I do need to pull Getresponse on one thing relating to deliverability nevertheless: to guarantee a high deliverability rate, it’s advisable to use a system named DKIM email authentication. You are able to use DKIM with Getresponse – but just on the costlier Getresponse’Max’ programs.
Although I have not encountered any deliverability difficulties utilizing the cheaper plans, competing products don’t force you to invest in a more expensive strategy to avail of the feature — it’d be useful to see Getresponse becoming more generous here.
There are two approaches you can use to add subscribers to a mailing list: using a’single opt-in’ or even a’double click’ process.
If you utilize one opt-in process, the individual registering to your mailing list is added to a mailing list the moment they hit the submit button on your sign up form.
With a double opt-in process, the individual registering to your list is sent an email containing a confirmation link that s/he have to click before being subscribed.
The main benefit of one sampling procedure is that it makes it really simple for users to sign up for your mailing list; it also generally increases conversion rate and so the amount of readers on your list. A double opt-in process is better for verifying the folks subscribing to a record are using actual email addresses and leads to cleaner data and more precise stats (because open rates etc. are calculated according to a list containing only email addresses).
Now, the good news is that Getresponse permits you to make use of either opt-in approach – this is not the case with all competing products. Thus a thumbs up for Getresponse for being flexible about this.
You are probably thinking that this sounds pretty fine — but to be honest, I think there’s a great deal of room for advancement with regard to Getresponse kind templates.
To begin with, they’re not responsive (i.e., they won’t resize themselves automatically to match the device they’re being watched on).
Additionally, no controllers are offered by Getresponse to switch forms off or on on specific devices or pages of your website. In the light of Google’s new strategy to pop-ups (where sites can have a hit in search results if they exhibit’intrusive interstitials’ on mobile devices) this is a small concern.
To circumvent this, I normally avoid using Getresponse form templates, and make do using HTML embeded forms which I style myself, and also for popups I link my Getresponse to some growth-hacking instrument called Sumo (that allows me to change pop-ups off for mobile users, in addition to display forms precisely as I’d love to and on the webpages I need ). Getresponse Review 2015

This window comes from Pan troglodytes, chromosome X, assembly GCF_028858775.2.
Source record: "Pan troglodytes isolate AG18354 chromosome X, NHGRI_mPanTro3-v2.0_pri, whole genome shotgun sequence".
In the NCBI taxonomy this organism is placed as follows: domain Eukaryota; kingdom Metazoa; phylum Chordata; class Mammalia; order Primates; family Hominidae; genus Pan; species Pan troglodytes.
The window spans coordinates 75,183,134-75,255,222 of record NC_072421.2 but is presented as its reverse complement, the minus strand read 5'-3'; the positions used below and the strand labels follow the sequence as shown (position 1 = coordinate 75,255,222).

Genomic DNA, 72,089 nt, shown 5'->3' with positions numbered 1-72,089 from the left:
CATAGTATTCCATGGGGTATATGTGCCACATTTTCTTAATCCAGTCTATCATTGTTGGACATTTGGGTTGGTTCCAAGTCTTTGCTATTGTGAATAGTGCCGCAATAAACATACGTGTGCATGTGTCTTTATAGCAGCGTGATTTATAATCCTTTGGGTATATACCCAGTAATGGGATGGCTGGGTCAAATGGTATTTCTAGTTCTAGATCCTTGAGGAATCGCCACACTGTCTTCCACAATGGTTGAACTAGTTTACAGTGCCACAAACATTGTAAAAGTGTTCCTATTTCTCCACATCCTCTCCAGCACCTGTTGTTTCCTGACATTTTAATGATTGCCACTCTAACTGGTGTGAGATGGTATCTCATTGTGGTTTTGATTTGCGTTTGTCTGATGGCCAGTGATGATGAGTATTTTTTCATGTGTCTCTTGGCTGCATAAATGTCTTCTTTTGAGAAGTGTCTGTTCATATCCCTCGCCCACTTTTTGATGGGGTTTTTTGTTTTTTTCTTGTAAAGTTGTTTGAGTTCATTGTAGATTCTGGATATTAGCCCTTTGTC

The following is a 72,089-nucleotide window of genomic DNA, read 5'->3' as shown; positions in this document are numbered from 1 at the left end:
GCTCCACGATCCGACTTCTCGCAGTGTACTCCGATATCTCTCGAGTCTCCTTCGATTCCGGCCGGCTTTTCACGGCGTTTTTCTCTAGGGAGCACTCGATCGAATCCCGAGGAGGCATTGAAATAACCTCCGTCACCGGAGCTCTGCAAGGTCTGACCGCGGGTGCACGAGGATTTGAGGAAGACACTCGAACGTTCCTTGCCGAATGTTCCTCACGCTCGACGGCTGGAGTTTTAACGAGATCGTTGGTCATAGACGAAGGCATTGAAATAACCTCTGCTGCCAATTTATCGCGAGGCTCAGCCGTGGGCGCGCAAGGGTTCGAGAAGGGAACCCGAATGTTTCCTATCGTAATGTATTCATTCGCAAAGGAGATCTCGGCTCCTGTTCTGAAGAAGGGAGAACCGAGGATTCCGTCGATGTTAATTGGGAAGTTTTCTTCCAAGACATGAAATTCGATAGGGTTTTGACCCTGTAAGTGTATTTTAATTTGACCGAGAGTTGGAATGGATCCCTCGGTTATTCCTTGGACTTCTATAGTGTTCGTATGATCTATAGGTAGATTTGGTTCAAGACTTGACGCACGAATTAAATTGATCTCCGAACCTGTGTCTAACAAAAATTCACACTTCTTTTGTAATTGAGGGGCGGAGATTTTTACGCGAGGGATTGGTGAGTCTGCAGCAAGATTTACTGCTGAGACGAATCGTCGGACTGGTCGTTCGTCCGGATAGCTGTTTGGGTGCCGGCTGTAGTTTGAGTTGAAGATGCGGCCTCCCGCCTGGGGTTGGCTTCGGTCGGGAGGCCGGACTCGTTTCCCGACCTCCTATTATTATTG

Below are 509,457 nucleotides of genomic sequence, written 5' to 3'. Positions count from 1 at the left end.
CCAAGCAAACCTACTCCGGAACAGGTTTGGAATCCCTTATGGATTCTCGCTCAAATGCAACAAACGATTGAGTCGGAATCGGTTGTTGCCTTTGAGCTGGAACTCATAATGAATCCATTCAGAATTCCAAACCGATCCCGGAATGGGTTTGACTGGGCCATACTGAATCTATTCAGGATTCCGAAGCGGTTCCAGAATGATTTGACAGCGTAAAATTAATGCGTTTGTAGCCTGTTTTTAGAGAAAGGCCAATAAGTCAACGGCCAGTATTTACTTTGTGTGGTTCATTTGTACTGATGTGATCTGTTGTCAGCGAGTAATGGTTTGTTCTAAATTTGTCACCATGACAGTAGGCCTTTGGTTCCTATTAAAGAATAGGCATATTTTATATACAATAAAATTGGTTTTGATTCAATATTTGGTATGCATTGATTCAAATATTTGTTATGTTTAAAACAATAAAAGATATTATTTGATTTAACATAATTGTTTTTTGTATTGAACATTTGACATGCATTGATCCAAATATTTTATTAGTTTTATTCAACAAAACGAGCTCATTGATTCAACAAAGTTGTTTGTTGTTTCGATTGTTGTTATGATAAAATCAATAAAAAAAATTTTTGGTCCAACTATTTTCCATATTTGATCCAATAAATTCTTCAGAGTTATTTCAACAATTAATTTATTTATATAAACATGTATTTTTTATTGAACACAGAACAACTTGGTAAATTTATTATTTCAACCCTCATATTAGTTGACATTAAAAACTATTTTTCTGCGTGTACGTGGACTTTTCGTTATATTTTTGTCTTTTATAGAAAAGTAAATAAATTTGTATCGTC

On the whole, Getresponse is pretty straightforward to use. It’s certainly easy enough to do all the fundamentals: import contacts, create campaigns, set up autoresponders and check numbers and the interface is really intuitive and clean.
In terms of how it stacks up against its competitors in this regard, I would argue that Campaign Monitor is a tiny bit more user friendly, and Mailchimp has a slicker user interface (though one that makes locating certain performance just a little bit tricky at times).
1 place I feel that could be significantly better from a user-friendliness point of view is the Getresponse e-newsletter editor.
Whilst its drag-and-drop strategy does in theory provide an extremely flexible approach to create blocks of content and move them about an e-newsletter, in practice it’s quite user friendly to use and may cause accidental deletion of content, or placement of it in the wrong part of the e-newsletter.
If you can get your head around it, and practice using it a little bit, it does result in a helpful instrument – it’s only that the implementation of it could be somewhat better.
Also, as described above, the CRM instrument might be far better from a usability point of view adding contacts to deals can be difficult.
The 30-day complimentary trial that Getresponse supplies is completely functional and the free trial is not contingent upon supplying credit card information.
This makes it possible to avoid that annoying”oops I forgot I signed up for this particular trial and today I am getting charged for a product that I do not use” scenario.